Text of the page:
field investigation - visiting the patient's home or shelter, workplace (if any), and the other places where the patient said he or she spent time while infectious. The purpose of the field investigation is to identify contacts and evaluate the environmental characteristics of the place in which exposure occurred

high-priority contacts - the contacts who are at most risk for TB infection or disease; contacts who are most likely to be infected and high-risk contacts (see high-risk contacts)

high-risk contacts - the contacts (either close or other-than-close) who are at a particularly high risk of developing TB disease if they become infected with M. tuberculosis (e.g., young children less than 4 years of age, HIV-infected and other immunosuppressed persons, and persons with certain medical conditions)

index patient - a person with suspected or confirmed TB disease who is the initial case reported to the health department. The index case may or may not be the source case (see source patient)

infection rate - the percentage of contacts with a similar amount of exposure (e.g., close, other-than-close) who have a newly identified positive skin test reaction (5 or more millimeters of induration)

latent TB infection (LTBI) - also referred to as TB infection. Persons with latent TB infection carry the organism that causes TB but do not have TB disease, are asymptomatic, and are noninfectious. Such persons usually have a positive reaction to the tuberculin skin test

local community - the geographic area where a person lives and spends time; may be a residential area or an ethnic community (i.e., groups of people who emigrated from the same geographic area)

other-than-close contacts - contacts with less intense, less frequent, or shorter durations of contact to the TB patient than close contacts (see close contact)

open-ended questions - questions that cannot be answered with a simple "yes" or "no." They are designed to elicit the patient's knowledge, feelings, and beliefs by beginning with words such as "What," "Why," "Who," "How," and "When," that demand an explanation; they are used to explore complex issues that do not have a finite or predetermined set of responses

period of infectiousness - time period during which a person with TB disease is capable of transmitting M. tuberculosis; usually estimated by determining the date of onset of the patient's symptoms (especially coughing)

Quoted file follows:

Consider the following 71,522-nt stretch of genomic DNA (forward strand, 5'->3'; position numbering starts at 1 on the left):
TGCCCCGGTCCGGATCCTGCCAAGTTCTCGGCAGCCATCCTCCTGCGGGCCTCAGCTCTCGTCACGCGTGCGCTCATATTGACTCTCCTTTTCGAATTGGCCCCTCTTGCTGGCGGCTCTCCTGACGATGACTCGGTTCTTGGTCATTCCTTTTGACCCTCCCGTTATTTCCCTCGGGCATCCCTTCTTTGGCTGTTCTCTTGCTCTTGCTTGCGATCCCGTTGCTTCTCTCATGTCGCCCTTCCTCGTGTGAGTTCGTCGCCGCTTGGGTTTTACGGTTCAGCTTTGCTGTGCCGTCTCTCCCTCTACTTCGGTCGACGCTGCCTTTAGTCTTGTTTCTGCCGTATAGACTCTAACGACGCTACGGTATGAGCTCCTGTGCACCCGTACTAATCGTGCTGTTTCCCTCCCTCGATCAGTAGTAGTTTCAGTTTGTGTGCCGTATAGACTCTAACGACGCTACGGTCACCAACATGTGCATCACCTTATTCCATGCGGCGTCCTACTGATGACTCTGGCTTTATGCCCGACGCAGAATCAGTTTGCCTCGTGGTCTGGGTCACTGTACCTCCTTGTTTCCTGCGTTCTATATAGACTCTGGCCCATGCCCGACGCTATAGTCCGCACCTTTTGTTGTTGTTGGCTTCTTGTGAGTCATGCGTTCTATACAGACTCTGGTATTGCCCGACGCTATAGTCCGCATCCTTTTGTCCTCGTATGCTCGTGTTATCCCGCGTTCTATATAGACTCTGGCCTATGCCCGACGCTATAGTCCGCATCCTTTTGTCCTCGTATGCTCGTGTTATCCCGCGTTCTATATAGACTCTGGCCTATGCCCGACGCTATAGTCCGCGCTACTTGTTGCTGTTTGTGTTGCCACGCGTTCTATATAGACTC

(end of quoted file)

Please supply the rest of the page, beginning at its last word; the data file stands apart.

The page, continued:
secondary case - a contact who has developed TB disease as a result of transmission from an index patient

skin test conversion for contacts - defined differently from a standard skin test conversion; for contacts, a skin test conversion is defined as a change from less than 5 mm on the initial skin test to a reaction of greater than or equal to 5 mm on the second test, 10 to 12 weeks after exposure

source case investigation - conducted to find the source of transmission when recent transmission is likely; used to determine who transmitted M. tuberculosis to an index patient or infected child or persons in the cluster of skin test conversions, whether this person is still infectious, whether the case of TB in this person was reported to the health department, and whether others were infected by the source patient (see source patient)

source patient - a person with infectious TB disease who is responsible for transmitting M. tuberculosis to another person or persons. He or she is identified through either a contact or source case investigation and may or may not be the index patient (see index patient)

window period - the time span between the date of an initial tuberculin skin test with a negative reaction and the date of the follow-up tuberculin skin test that should take place 10 to 12 weeks after exposure; after the window period has ended, a repeat skin test should be administered to each contact who had an initial negative reaction

window period prophylaxis - the practice of providing treatment for latent TB infection to high-risk contacts (including young children under 4 years of age, and HIV-infected and other immunosuppressed persons) with an initial negative skin test reaction less than 10 to 12 weeks after their exposure; if the contact has a negative skin test reaction after the window period, treatment for latent TB infection is usually stopped (see window period)